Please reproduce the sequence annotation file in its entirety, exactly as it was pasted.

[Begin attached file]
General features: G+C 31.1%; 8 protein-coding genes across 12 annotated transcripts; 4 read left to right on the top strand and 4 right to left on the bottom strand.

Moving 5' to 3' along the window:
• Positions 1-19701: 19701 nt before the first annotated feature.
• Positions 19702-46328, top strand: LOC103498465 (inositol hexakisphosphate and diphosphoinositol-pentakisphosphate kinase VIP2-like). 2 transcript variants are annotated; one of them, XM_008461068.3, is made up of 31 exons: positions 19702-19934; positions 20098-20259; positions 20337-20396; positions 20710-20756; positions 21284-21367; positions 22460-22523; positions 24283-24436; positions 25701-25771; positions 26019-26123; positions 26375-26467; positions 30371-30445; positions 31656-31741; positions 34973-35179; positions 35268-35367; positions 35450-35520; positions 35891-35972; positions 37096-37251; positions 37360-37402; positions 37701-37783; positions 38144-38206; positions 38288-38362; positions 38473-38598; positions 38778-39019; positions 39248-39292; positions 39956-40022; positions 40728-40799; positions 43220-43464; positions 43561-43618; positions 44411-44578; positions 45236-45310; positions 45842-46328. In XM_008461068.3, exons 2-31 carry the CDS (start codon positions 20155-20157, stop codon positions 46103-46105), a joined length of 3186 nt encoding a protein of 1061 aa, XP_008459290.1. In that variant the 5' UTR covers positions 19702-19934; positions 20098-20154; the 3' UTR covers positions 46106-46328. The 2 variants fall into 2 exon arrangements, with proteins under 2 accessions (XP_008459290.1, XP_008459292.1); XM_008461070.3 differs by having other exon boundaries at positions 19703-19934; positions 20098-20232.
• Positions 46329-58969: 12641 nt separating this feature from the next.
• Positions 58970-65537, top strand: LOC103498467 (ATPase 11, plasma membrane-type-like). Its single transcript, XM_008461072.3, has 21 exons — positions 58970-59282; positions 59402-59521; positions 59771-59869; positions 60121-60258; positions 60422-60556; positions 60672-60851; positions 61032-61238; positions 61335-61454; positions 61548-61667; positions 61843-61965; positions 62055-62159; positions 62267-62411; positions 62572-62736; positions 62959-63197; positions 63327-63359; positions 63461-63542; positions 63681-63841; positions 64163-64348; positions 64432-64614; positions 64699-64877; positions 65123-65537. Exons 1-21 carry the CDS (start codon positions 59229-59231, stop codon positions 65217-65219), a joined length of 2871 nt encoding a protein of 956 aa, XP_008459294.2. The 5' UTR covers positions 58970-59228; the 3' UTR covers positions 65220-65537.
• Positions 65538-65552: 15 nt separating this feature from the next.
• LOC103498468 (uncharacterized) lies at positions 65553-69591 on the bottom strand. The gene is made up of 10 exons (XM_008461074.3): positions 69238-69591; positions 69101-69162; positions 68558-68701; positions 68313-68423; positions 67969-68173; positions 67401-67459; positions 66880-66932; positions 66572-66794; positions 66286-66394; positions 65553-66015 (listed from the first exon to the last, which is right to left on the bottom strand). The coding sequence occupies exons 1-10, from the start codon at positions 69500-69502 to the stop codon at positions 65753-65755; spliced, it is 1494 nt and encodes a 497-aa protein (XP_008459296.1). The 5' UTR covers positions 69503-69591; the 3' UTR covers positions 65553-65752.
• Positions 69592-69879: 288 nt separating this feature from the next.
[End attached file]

General features: G+C 31.1%; 8 protein-coding genes across 12 annotated transcripts; 4 read left to right on the top strand and 4 right to left on the bottom strand.

Moving 5' to 3' along the window:
• Positions 1-19701: 19701 nt before the first annotated feature.
• Positions 19702-46328, top strand: LOC103498465 (inositol hexakisphosphate and diphosphoinositol-pentakisphosphate kinase VIP2-like). 2 transcript variants are annotated; one of them, XM_008461068.3, is made up of 31 exons: positions 19702-19934; positions 20098-20259; positions 20337-20396; positions 20710-20756; positions 21284-21367; positions 22460-22523; positions 24283-24436; positions 25701-25771; positions 26019-26123; positions 26375-26467; positions 30371-30445; positions 31656-31741; positions 34973-35179; positions 35268-35367; positions 35450-35520; positions 35891-35972; positions 37096-37251; positions 37360-37402; positions 37701-37783; positions 38144-38206; positions 38288-38362; positions 38473-38598; positions 38778-39019; positions 39248-39292; positions 39956-40022; positions 40728-40799; positions 43220-43464; positions 43561-43618; positions 44411-44578; positions 45236-45310; positions 45842-46328. In XM_008461068.3, exons 2-31 carry the CDS (start codon positions 20155-20157, stop codon positions 46103-46105), a joined length of 3186 nt encoding a protein of 1061 aa, XP_008459290.1. In that variant the 5' UTR covers positions 19702-19934; positions 20098-20154; the 3' UTR covers positions 46106-46328. The 2 variants fall into 2 exon arrangements, with proteins under 2 accessions (XP_008459290.1, XP_008459292.1); XM_008461070.3 differs by having other exon boundaries at positions 19703-19934; positions 20098-20232.
• Positions 46329-58969: 12641 nt separating this feature from the next.
• Positions 58970-65537, top strand: LOC103498467 (ATPase 11, plasma membrane-type-like). Its single transcript, XM_008461072.3, has 21 exons — positions 58970-59282; positions 59402-59521; positions 59771-59869; positions 60121-60258; positions 60422-60556; positions 60672-60851; positions 61032-61238; positions 61335-61454; positions 61548-61667; positions 61843-61965; positions 62055-62159; positions 62267-62411; positions 62572-62736; positions 62959-63197; positions 63327-63359; positions 63461-63542; positions 63681-63841; positions 64163-64348; positions 64432-64614; positions 64699-64877; positions 65123-65537. Exons 1-21 carry the CDS (start codon positions 59229-59231, stop codon positions 65217-65219), a joined length of 2871 nt encoding a protein of 956 aa, XP_008459294.2. The 5' UTR covers positions 58970-59228; the 3' UTR covers positions 65220-65537.
• Positions 65538-65552: 15 nt separating this feature from the next.
• LOC103498468 (uncharacterized) lies at positions 65553-69591 on the bottom strand. The gene is made up of 10 exons (XM_008461074.3): positions 69238-69591; positions 69101-69162; positions 68558-68701; positions 68313-68423; positions 67969-68173; positions 67401-67459; positions 66880-66932; positions 66572-66794; positions 66286-66394; positions 65553-66015 (listed from the first exon to the last, which is right to left on the bottom strand). The coding sequence occupies exons 1-10, from the start codon at positions 69500-69502 to the stop codon at positions 65753-65755; spliced, it is 1494 nt and encodes a 497-aa protein (XP_008459296.1). The 5' UTR covers positions 69503-69591; the 3' UTR covers positions 65553-65752.
• Positions 69592-69879: 288 nt separating this feature from the next.